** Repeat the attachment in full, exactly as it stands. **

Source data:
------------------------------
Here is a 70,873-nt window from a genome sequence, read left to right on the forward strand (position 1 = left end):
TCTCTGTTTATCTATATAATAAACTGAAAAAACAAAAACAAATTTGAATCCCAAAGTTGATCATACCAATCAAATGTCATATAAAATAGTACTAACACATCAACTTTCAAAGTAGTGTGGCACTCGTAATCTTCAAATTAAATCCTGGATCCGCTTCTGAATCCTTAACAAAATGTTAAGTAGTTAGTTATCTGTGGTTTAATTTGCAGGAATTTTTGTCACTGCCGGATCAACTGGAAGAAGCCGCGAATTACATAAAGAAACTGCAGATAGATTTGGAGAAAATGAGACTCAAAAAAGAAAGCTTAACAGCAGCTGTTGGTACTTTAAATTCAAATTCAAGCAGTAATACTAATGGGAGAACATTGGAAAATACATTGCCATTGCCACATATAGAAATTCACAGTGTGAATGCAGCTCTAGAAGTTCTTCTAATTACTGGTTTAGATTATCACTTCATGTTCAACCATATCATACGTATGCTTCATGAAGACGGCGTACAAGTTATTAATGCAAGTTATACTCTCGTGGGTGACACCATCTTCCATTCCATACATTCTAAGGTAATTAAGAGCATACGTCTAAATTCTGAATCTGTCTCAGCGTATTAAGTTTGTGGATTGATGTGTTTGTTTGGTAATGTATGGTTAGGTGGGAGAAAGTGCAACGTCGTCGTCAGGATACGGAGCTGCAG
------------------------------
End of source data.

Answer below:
Here is a 70,873-nt window from a genome sequence, read left to right on the forward strand (position 1 = left end):
TCTCTGTTTATCTATATAATAAACTGAAAAAACAAAAACAAATTTGAATCCCAAAGTTGATCATACCAATCAAATGTCATATAAAATAGTACTAACACATCAACTTTCAAAGTAGTGTGGCACTCGTAATCTTCAAATTAAATCCTGGATCCGCTTCTGAATCCTTAACAAAATGTTAAGTAGTTAGTTATCTGTGGTTTAATTTGCAGGAATTTTTGTCACTGCCGGATCAACTGGAAGAAGCCGCGAATTACATAAAGAAACTGCAGATAGATTTGGAGAAAATGAGACTCAAAAAAGAAAGCTTAACAGCAGCTGTTGGTACTTTAAATTCAAATTCAAGCAGTAATACTAATGGGAGAACATTGGAAAATACATTGCCATTGCCACATATAGAAATTCACAGTGTGAATGCAGCTCTAGAAGTTCTTCTAATTACTGGTTTAGATTATCACTTCATGTTCAACCATATCATACGTATGCTTCATGAAGACGGCGTACAAGTTATTAATGCAAGTTATACTCTCGTGGGTGACACCATCTTCCATTCCATACATTCTAAGGTAATTAAGAGCATACGTCTAAATTCTGAATCTGTCTCAGCGTATTAAGTTTGTGGATTGATGTGTTTGTTTGGTAATGTATGGTTAGGTGGGAGAAAGTGCAACGTCGTCGTCAGGATACGGAGCTGCAG